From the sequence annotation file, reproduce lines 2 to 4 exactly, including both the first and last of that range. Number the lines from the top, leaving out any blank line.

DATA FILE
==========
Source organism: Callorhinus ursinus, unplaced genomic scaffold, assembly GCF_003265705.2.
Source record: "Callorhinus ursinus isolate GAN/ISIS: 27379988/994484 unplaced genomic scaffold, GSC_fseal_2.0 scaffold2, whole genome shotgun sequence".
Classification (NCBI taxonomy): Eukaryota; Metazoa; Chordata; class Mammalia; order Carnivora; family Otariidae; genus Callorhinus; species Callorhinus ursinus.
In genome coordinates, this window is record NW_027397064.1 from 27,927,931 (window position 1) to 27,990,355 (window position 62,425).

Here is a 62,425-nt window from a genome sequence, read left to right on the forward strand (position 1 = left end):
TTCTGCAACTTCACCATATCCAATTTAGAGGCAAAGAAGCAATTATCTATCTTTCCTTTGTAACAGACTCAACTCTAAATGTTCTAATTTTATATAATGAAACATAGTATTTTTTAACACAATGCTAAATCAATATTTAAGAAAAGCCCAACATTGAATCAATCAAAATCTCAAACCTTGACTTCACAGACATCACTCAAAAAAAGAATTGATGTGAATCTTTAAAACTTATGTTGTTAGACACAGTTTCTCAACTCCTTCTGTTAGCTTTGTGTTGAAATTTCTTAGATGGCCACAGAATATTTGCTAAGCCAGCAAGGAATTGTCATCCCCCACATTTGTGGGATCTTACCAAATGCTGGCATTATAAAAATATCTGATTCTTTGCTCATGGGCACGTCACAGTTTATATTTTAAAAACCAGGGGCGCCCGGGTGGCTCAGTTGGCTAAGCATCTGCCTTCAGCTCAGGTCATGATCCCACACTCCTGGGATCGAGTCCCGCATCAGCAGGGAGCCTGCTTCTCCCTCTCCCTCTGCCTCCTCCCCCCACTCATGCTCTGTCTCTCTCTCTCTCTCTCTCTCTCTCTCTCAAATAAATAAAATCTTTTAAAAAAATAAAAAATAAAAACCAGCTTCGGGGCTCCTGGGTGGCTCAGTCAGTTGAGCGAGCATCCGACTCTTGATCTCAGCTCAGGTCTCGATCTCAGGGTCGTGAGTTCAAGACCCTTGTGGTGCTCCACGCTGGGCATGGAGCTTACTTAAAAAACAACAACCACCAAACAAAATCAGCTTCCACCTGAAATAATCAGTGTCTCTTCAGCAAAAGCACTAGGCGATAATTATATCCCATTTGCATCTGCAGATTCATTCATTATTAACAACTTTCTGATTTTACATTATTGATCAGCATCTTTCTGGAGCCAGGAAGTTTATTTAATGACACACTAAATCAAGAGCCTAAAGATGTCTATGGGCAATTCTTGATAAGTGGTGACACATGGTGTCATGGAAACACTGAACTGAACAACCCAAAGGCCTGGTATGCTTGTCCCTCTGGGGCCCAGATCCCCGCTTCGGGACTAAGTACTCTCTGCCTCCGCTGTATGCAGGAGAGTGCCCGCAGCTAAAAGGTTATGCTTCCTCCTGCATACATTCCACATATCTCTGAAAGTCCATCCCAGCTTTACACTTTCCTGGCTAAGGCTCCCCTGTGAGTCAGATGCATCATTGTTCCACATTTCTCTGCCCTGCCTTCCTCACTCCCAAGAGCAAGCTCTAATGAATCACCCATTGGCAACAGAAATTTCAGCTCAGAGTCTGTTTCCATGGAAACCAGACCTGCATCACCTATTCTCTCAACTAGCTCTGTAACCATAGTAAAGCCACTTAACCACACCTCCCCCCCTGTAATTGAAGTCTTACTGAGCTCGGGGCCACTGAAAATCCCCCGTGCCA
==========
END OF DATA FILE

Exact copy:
Source record: "Callorhinus ursinus isolate GAN/ISIS: 27379988/994484 unplaced genomic scaffold, GSC_fseal_2.0 scaffold2, whole genome shotgun sequence".
Classification (NCBI taxonomy): Eukaryota; Metazoa; Chordata; class Mammalia; order Carnivora; family Otariidae; genus Callorhinus; species Callorhinus ursinus.
In genome coordinates, this window is record NW_027397064.1 from 27,927,931 (window position 1) to 27,990,355 (window position 62,425).